A few weeks ago we were invited to participate in the National Association of Sports Commission’s 2ndAnnual Chief Executive Summit.  The event was excellent again this year, and featured several great presentations from outside the sports industry that offered up some professional “cross training” if you will. 

One of the best sessions we have ever attended was led by Jason Williford of the Culture Index.  Breaking it down into its simplest form, the Culture Index is a data driven measurement tool used to evaluate an organization’s human capital in order to optimize those individuals and the company as a whole.  Jason and his team use a two phase survey system to measure a person’s individual personality traits across five metrics, then they analyze that person’s view on how those same five metrics need to be carried out in the work place.  Where the personal and workplace metrics align, we have an optimal situation.  When there is a clear mismatch, we need to course correct going forward.  (The Culture Index is a bit more complicated than that, so if you want a more detailed outline of their program you can visit their web site at

Jason’s session was thought provoking to say the least.  Do we have the right people on the team?  Are those people in the right positions to maximize our effectiveness?  Are there people on the team we are underutilizing?  If so, what tools do they need to thrive?  I believe we have a great team in place at the Huddle Up Group that is aligned on most all things, however there is always room for growth, so Jason’s session was really an eye opener. 

Here are our top five takeaways from the Culture Index presentation…..

  1. People don’t quit jobs, “people quit people.”  In a competitive workforce that includes five generations for the first time in our history, leaders have to be more in tune with what their followers need from them.  Not just in resources, but also in emotional capital and in providing the right work environment.  If your team doesn’t feel connected to you as the leader, they can just as easily move down the road to a place where they feel more valued and engaged.  It starts with people, not a job description.

  1. Job postings need to talk about WHO you want (personality) versus the job skills you need.  By identifying the who specifically in the posting, you will be more likely to attract the personality types your team needs to enhance the entire organization.  We spend too much time evaluating a stack of resumes for people that seem to have purely the skills for the position at hand, and rarely do we talk about the type of person and personality that will help our work teams flourish.  The job interview process is broken according to Jason, so to identify the right people, we need to focus on the person and not the skills.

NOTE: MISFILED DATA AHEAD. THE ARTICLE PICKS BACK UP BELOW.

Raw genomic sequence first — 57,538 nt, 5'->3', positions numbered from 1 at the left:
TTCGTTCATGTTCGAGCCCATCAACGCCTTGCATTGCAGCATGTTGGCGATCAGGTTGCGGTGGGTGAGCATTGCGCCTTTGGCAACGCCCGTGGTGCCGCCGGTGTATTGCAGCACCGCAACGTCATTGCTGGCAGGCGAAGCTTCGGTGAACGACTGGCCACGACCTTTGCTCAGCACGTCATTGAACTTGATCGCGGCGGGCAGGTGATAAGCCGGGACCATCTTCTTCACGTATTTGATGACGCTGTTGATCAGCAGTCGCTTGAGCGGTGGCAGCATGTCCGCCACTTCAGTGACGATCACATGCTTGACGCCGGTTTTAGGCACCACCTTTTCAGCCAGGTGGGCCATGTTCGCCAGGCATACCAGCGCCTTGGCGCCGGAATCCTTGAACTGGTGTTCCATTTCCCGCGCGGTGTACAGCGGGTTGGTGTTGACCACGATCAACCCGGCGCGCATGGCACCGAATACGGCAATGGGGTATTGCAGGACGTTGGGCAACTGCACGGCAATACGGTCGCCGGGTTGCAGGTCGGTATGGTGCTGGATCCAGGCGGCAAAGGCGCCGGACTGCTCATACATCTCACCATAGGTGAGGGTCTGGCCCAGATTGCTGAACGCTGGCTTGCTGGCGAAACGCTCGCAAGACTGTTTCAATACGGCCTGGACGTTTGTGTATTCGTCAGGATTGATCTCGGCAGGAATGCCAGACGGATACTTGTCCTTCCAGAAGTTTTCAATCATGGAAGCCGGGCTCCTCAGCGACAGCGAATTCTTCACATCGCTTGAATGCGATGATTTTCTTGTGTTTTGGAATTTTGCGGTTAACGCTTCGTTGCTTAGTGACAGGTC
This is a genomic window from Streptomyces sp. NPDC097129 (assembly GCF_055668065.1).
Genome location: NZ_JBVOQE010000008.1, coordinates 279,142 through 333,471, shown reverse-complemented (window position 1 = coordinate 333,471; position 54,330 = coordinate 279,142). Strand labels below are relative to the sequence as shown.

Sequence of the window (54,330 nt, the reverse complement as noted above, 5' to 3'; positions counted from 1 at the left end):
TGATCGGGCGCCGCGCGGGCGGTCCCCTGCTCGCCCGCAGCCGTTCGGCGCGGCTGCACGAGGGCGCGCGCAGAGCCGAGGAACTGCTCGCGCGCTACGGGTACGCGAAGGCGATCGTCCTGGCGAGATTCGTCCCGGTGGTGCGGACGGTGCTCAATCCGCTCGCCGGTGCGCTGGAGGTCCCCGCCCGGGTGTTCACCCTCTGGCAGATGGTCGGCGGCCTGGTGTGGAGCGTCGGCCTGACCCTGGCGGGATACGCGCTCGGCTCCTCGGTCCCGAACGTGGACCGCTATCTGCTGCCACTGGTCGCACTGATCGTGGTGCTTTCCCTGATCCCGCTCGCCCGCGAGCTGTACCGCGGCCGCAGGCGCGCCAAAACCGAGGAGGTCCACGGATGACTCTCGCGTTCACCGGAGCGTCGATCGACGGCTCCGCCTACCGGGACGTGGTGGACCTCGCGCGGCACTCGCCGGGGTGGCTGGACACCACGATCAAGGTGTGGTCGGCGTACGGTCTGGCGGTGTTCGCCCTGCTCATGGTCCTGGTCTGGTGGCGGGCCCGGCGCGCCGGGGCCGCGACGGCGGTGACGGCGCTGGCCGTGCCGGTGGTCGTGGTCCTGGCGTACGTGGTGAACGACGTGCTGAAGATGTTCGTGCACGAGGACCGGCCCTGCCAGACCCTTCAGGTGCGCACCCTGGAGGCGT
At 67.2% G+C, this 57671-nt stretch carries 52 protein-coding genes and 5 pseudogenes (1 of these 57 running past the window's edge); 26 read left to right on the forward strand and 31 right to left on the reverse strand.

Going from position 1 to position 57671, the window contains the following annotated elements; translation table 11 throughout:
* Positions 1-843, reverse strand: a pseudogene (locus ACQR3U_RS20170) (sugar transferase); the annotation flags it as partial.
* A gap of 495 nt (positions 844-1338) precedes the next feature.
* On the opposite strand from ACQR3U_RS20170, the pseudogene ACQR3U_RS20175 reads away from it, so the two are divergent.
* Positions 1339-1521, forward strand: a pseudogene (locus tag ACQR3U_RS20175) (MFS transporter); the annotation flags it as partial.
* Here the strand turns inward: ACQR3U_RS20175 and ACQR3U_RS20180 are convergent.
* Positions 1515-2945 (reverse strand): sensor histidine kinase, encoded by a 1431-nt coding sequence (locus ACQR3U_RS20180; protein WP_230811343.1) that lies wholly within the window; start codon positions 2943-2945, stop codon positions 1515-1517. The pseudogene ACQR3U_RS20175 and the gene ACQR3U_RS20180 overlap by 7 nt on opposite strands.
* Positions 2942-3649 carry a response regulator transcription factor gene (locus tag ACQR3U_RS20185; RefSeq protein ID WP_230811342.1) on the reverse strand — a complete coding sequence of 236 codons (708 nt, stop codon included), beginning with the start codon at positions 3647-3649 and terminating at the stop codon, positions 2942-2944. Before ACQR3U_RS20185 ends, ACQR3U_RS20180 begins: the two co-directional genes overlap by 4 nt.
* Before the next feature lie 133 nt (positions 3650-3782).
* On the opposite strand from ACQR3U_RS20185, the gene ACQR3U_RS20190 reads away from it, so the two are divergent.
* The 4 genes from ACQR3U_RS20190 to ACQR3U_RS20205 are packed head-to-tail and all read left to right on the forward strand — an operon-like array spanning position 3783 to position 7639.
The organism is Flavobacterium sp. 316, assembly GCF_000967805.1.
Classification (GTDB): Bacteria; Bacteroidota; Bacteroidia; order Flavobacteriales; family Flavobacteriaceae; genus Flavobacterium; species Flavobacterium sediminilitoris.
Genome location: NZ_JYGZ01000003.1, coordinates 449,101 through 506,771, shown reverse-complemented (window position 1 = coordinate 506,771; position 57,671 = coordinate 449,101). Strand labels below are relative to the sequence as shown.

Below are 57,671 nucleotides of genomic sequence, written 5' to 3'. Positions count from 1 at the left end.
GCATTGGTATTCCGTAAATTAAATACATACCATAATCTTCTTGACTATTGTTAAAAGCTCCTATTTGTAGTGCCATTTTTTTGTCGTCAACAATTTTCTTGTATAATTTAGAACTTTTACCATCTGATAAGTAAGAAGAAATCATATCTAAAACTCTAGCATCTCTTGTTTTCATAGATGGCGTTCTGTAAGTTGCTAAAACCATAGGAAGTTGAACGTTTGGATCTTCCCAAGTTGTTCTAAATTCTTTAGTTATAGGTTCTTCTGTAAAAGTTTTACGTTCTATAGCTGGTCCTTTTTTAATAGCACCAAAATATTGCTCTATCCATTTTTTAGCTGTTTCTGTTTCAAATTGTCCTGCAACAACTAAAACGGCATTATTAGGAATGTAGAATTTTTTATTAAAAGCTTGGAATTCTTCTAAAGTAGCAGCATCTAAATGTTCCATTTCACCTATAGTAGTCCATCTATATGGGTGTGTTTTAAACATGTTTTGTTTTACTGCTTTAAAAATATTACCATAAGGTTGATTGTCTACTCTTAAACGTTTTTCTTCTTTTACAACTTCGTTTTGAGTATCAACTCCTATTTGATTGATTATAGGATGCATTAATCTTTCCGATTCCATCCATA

1. Focus on strengths and outsource the rest.  Okay, this one hit home with me.  I am terrible at letting go of some things that I know I should be outsourcing.  While we are getting better as a team in this area, we have a lot of room for improvement for sure.  And that starts with me.

  1. The Culture Index highlights three types of people – the Gas Pedal, the Brake Pedal, and the Glue.  Gas Pedals are the visionary go getters that swing for the fences, and who often times have execution issues because they are always go go go and looking ahead without a thought of the blocking and tackling needed to get those big picture things done.  Brake Pedal people are the ones that do think quite a bit about day to day execution.  These individuals are the ones in the meetings that ask tactical “what if” questions and want to know every scenario possible so they can be prepared to deal with them as they arise.  Glue people are just that, they often wear a lot of hats and keep the organization together across many fronts.  Each of these personalities offer valuable services to the organization, and you need a good mix of these to build a great working team that can sustain success over time.

  1. “As the leader goes, so goes the tribe.”  This is true in so many ways.  If the head coach (or CEO) is freaking out, the team will likely follow.  The best coaches in sport are often the most calm under fire, and this applies to the leaders of industry as well.  If the leader is stable and plugged in with their followers, the production of those individuals will be better than if the leader is checked out and disconnected.

Lots to think about here that go well beyond the words printed on a resume.  Human capital (people) is our most precious resource.  As leaders we need to take more time thinking about the types of people that can drive our organizations forward.  In today’s workplace, cultural fit is every bit as important as having the skills to perform a job or a task. 

Surround yourselves with great people that are valued, give them the tools and environment their particular personality needs to thrive, and good things will follow.